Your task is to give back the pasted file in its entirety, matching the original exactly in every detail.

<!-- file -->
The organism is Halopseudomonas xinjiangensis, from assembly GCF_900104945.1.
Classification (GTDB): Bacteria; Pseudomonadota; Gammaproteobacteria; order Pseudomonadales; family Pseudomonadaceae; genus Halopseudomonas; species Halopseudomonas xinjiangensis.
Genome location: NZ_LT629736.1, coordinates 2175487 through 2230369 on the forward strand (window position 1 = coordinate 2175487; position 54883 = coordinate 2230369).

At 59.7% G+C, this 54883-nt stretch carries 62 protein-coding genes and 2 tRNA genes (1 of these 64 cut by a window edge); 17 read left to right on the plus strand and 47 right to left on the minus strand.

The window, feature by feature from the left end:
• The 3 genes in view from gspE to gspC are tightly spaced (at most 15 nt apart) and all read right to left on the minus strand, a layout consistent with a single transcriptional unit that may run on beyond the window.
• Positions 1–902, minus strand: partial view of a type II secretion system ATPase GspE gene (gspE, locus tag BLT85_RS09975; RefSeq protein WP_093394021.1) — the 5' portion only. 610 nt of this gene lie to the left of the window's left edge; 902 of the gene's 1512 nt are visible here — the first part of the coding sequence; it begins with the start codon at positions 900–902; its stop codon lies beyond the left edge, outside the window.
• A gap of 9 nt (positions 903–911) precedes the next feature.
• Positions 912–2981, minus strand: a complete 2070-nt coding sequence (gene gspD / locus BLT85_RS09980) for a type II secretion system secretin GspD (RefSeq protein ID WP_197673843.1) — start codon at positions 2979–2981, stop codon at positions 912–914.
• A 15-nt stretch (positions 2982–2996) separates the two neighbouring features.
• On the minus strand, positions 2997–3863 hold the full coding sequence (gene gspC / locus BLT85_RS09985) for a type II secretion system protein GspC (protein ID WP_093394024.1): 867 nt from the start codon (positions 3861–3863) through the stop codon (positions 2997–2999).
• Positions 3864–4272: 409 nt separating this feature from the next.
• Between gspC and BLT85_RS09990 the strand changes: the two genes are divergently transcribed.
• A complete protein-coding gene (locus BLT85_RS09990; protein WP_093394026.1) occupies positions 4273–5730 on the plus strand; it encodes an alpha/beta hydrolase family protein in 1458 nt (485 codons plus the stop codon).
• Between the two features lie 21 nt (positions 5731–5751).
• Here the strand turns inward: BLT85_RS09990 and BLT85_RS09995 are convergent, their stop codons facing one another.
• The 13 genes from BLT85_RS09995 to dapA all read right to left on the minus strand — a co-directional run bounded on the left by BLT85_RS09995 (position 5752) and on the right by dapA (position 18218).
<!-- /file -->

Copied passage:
The organism is Halopseudomonas xinjiangensis, from assembly GCF_900104945.1.
Classification (GTDB): Bacteria; Pseudomonadota; Gammaproteobacteria; order Pseudomonadales; family Pseudomonadaceae; genus Halopseudomonas; species Halopseudomonas xinjiangensis.
Genome location: NZ_LT629736.1, coordinates 2175487 through 2230369 on the forward strand (window position 1 = coordinate 2175487; position 54883 = coordinate 2230369).

At 59.7% G+C, this 54883-nt stretch carries 62 protein-coding genes and 2 tRNA genes (1 of these 64 cut by a window edge); 17 read left to right on the plus strand and 47 right to left on the minus strand.

The window, feature by feature from the left end:
• The 3 genes in view from gspE to gspC are tightly spaced (at most 15 nt apart) and all read right to left on the minus strand, a layout consistent with a single transcriptional unit that may run on beyond the window.
• Positions 1–902, minus strand: partial view of a type II secretion system ATPase GspE gene (gspE, locus tag BLT85_RS09975; RefSeq protein WP_093394021.1) — the 5' portion only. 610 nt of this gene lie to the left of the window's left edge; 902 of the gene's 1512 nt are visible here — the first part of the coding sequence; it begins with the start codon at positions 900–902; its stop codon lies beyond the left edge, outside the window.
• A gap of 9 nt (positions 903–911) precedes the next feature.
• Positions 912–2981, minus strand: a complete 2070-nt coding sequence (gene gspD / locus BLT85_RS09980) for a type II secretion system secretin GspD (RefSeq protein ID WP_197673843.1) — start codon at positions 2979–2981, stop codon at positions 912–914.
• A 15-nt stretch (positions 2982–2996) separates the two neighbouring features.
• On the minus strand, positions 2997–3863 hold the full coding sequence (gene gspC / locus BLT85_RS09985) for a type II secretion system protein GspC (protein ID WP_093394024.1): 867 nt from the start codon (positions 3861–3863) through the stop codon (positions 2997–2999).
• Positions 3864–4272: 409 nt separating this feature from the next.
• Between gspC and BLT85_RS09990 the strand changes: the two genes are divergently transcribed.
• A complete protein-coding gene (locus BLT85_RS09990; protein WP_093394026.1) occupies positions 4273–5730 on the plus strand; it encodes an alpha/beta hydrolase family protein in 1458 nt (485 codons plus the stop codon).
• Between the two features lie 21 nt (positions 5731–5751).
• Here the strand turns inward: BLT85_RS09990 and BLT85_RS09995 are convergent, their stop codons facing one another.
• The 13 genes from BLT85_RS09995 to dapA all read right to left on the minus strand — a co-directional run bounded on the left by BLT85_RS09995 (position 5752) and on the right by dapA (position 18218).